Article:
The District recognizes the potential health and safety hazards that exist as a result of chemical storage and handling. Instruction shall be emphasized in the safe and proper use of chemicals and substances and proper laboratory techniques. All students and staff are to wear safety glasses or goggles whenever they are working under potentially hazardous conditions. Laboratories should be ventilated sufficiently enough to provide a healthful, non-hazardous environment.

      Care is required in the use and storage of science materials and equipment. The following equipment and procedures must be in place prior to use of these areas:
      1. Personal protective equipment available and used when working in laboratory.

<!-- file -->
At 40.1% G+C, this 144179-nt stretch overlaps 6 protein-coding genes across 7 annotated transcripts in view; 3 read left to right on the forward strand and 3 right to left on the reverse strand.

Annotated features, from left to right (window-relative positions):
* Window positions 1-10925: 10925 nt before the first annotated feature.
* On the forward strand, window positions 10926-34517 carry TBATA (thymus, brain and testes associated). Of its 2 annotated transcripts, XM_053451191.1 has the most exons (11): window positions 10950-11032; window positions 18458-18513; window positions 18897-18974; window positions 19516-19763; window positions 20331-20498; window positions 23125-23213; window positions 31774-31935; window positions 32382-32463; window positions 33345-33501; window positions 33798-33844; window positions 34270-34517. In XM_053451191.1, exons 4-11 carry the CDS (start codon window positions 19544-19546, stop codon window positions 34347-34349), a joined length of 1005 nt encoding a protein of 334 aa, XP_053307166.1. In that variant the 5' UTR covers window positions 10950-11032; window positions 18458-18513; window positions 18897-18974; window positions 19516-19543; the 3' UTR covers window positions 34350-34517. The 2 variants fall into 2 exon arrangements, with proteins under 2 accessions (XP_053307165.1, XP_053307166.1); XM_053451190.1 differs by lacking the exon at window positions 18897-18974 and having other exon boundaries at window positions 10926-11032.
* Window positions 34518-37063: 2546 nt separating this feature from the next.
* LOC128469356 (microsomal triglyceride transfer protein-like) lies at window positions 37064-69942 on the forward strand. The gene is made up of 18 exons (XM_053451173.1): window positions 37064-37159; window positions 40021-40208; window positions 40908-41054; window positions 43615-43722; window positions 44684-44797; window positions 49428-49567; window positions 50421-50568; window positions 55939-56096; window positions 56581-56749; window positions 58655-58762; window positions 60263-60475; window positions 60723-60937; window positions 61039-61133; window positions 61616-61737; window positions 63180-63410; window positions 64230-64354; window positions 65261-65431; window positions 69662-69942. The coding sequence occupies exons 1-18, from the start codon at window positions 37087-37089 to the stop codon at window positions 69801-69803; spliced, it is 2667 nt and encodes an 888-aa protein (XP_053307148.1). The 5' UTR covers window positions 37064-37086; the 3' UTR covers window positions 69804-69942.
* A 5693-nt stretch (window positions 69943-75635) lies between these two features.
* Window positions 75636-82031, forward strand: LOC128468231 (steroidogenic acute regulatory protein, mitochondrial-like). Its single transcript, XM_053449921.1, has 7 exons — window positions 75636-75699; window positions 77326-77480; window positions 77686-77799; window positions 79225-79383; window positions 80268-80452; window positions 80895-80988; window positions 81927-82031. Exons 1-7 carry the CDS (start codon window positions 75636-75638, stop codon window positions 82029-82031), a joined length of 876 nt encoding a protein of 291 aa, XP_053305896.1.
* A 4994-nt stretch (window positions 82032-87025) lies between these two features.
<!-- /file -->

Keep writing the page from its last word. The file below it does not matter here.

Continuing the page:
2. Safety measures (hazards and dangers) associated with a laboratory activity taught and recognized.
      3. Emergency safety equipment and first aid techniques (eyewash fountain, shower, respirator, fire extinguishers, face protection, fire blanket) easily accessed.
      4. Laboratory exhaust hoods used for experiments involving toxic and/or flammable materials.
      5. Chemicals marked (name, shelf life, date opened) and stored with proper supervision.
      6. Waste chemicals and glass disposed properly.
      7. Science room secured and all cabinets or storage areas containing hazardous materials locked when not in use.
      8. Compressed gas cylinders chained in an upright position.
      9. Flammables stored in an explosive-proof refrigerator.
      10. Master gas shutoff provided for each laboratory.
    5. Industrial Arts Shops